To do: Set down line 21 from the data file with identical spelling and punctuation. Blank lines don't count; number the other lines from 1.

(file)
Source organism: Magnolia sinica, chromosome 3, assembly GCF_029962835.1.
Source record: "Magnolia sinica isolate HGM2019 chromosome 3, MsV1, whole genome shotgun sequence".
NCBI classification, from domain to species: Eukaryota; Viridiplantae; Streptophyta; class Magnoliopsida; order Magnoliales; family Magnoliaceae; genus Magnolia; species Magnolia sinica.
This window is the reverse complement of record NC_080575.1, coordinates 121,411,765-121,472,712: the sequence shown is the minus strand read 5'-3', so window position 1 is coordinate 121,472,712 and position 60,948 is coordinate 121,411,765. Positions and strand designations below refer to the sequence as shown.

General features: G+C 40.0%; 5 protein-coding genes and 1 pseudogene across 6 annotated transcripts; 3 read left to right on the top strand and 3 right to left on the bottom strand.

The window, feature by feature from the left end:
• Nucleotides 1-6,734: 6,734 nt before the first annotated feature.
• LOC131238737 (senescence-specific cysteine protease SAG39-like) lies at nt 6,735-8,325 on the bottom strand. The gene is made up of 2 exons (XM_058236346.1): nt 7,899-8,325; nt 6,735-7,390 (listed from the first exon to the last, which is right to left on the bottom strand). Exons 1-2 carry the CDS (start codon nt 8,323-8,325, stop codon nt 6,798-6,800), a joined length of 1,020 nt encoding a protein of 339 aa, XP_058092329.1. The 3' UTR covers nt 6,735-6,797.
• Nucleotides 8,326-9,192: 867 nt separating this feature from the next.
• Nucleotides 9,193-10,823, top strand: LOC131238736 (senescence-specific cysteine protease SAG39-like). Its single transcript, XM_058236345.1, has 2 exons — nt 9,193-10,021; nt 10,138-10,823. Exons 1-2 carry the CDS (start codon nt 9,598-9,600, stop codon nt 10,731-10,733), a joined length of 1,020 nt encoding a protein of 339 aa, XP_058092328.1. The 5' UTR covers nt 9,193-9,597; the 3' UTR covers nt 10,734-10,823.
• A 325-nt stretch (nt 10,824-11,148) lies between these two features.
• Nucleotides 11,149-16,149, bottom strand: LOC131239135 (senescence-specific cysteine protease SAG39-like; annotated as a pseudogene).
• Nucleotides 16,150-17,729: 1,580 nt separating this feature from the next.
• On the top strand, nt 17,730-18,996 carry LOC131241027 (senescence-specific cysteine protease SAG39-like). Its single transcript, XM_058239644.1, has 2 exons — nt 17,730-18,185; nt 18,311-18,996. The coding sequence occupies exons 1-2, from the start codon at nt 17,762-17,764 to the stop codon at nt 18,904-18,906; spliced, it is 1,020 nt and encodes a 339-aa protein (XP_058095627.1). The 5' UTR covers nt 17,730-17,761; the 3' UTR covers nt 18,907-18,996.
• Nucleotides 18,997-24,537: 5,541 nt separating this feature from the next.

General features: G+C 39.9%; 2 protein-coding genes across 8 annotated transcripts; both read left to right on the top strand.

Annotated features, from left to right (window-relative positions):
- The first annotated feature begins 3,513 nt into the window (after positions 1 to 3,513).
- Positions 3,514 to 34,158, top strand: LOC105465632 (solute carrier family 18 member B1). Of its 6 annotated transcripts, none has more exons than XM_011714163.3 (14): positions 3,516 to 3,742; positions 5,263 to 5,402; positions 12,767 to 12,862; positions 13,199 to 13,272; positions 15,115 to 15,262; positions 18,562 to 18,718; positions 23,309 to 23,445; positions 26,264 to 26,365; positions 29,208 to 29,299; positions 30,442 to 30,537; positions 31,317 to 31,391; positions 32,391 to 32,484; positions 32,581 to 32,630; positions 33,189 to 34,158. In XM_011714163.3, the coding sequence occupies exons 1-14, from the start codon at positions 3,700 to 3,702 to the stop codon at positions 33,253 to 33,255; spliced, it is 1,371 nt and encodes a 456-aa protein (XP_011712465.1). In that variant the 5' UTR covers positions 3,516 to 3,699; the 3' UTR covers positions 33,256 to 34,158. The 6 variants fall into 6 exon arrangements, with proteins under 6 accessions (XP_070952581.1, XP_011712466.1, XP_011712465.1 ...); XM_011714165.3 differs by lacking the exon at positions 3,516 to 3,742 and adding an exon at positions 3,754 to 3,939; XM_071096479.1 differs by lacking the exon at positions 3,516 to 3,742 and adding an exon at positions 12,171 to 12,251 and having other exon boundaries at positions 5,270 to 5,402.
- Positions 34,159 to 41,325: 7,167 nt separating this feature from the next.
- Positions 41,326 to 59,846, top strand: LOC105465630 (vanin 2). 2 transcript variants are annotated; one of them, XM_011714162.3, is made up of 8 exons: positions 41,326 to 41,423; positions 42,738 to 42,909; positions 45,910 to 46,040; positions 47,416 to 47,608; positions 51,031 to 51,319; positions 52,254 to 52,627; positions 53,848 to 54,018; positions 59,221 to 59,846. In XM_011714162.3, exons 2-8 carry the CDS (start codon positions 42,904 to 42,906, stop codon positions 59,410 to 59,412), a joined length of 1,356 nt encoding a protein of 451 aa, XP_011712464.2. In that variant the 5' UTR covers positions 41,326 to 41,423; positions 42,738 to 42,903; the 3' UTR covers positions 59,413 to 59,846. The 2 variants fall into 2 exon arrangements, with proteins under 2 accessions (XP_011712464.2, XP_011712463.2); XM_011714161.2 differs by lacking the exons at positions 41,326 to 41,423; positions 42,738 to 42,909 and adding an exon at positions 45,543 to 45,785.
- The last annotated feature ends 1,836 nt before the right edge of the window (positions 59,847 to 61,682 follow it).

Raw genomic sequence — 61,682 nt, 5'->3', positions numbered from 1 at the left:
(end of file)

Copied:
- Positions 41,326 to 59,846, top strand: LOC105465630 (vanin 2). 2 transcript variants are annotated; one of them, XM_011714162.3, is made up of 8 exons: positions 41,326 to 41,423; positions 42,738 to 42,909; positions 45,910 to 46,040; positions 47,416 to 47,608; positions 51,031 to 51,319; positions 52,254 to 52,627; positions 53,848 to 54,018; positions 59,221 to 59,846. In XM_011714162.3, exons 2-8 carry the CDS (start codon positions 42,904 to 42,906, stop codon positions 59,410 to 59,412), a joined length of 1,356 nt encoding a protein of 451 aa, XP_011712464.2. In that variant the 5' UTR covers positions 41,326 to 41,423; positions 42,738 to 42,903; the 3' UTR covers positions 59,413 to 59,846. The 2 variants fall into 2 exon arrangements, with proteins under 2 accessions (XP_011712464.2, XP_011712463.2); XM_011714161.2 differs by lacking the exons at positions 41,326 to 41,423; positions 42,738 to 42,909 and adding an exon at positions 45,543 to 45,785.